Neerpasch: “Schumacher was like a dry sponge”
The huge enthusiasm for Formula 1 that spread in Germany at the beginning of the 1990s naturally goes back to Michael Schumacher.
This Michael Schumacher would probably not have existed in this way if Jochen Neerpasch Mercedes had not presented a revolutionary plan at the end of the 80s. Since Mercedes had the firm intention to enter Formula 1, advisor Neerpasch should begin with the search for young drivers. He found them in the person of Michael Schumacher, Karl Wendlinger and Heinz-Harald Frentzen in Formula 3, whereby Frentzen quickly said goodbye to Japan and was replaced by Fritz Kreutzpointner.
Led by experienced Jochen Mass, Neerpasch formed a junior car with them in the Endurance World Championship, which went on the hunt for points for Sauber-Mercedes and technically gave them a realistic foretaste of Formula 1. With the help of Neerpasch and money from Mercedes and Peter Sauber, Schumacher managed to get into Formula 1 at Jordan-Ford in August 1991. Because the clever Eddie Jordan sensed a source of money and wanted to tie Schumacher to himself. This would have meant a double danger: on the one hand, that Schumacher would become a pay driver, on the other hand, that he would not have received clearance for the Stern group when he entered Mercedes.
Neerpasch: “Schumacher would have become world champion in the Silver Arrow”.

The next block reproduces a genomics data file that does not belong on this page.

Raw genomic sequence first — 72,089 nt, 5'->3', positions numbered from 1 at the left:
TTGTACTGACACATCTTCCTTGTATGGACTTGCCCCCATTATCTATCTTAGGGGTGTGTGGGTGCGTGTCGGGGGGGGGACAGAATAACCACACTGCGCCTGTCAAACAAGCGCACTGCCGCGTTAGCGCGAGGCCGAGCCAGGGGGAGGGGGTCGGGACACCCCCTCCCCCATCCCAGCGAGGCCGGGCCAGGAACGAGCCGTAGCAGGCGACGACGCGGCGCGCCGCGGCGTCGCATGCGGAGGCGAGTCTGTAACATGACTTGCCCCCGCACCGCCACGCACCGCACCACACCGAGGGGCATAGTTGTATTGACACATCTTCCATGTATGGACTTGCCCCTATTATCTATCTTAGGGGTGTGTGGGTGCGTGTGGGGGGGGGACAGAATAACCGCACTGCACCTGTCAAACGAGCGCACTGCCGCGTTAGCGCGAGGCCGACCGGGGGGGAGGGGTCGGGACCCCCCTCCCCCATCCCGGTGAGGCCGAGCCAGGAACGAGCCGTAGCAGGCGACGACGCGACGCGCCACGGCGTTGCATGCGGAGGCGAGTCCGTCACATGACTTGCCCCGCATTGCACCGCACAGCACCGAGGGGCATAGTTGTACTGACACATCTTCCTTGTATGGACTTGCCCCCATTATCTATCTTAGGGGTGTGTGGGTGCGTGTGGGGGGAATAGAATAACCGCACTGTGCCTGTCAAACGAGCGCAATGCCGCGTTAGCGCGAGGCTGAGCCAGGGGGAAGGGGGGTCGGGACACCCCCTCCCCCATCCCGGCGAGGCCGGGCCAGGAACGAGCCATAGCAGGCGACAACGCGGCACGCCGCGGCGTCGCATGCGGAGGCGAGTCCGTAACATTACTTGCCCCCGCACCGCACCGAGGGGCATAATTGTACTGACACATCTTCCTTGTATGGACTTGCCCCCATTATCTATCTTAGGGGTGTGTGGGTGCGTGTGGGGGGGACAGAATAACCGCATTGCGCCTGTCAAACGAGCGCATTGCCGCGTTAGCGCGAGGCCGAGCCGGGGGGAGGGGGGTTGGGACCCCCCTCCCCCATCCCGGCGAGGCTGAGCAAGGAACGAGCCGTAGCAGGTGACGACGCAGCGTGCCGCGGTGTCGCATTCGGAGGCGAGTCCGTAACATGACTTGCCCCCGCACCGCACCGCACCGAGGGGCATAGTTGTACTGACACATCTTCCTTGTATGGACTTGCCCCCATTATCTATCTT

“It was very important for Schumacher,” Neerpasch emphasizes, “to be accepted as a full-fledged driver, to earn money. Briatore (boss of Benetton-Ford, where Schumacher changed after only one Grand Prix, the Red.) agreed to the clause in the contract to have Schumacher retired in case of Mercedes entry”. But this dream was shattered a few weeks later, when Mercedes board member Edzard Reuter completely unexpectedly cancelled the planned entry into Formula 1. “Schumacher would have become world champion in the Silver Arrow”, Neerpasch is still convinced.
Neerpasch is still raving about the supertalented young Schumacher: “Michael had nothing else on his mind but car racing. He worked most consistently. In addition to his talent, he showed an enormous will and receptiveness from day one. He absorbed everything worth knowing about the car, the technology, the strategy and the behaviour of the cars during the races. He was like a dry sponge held in the water. And he knew how to make the right decisions.”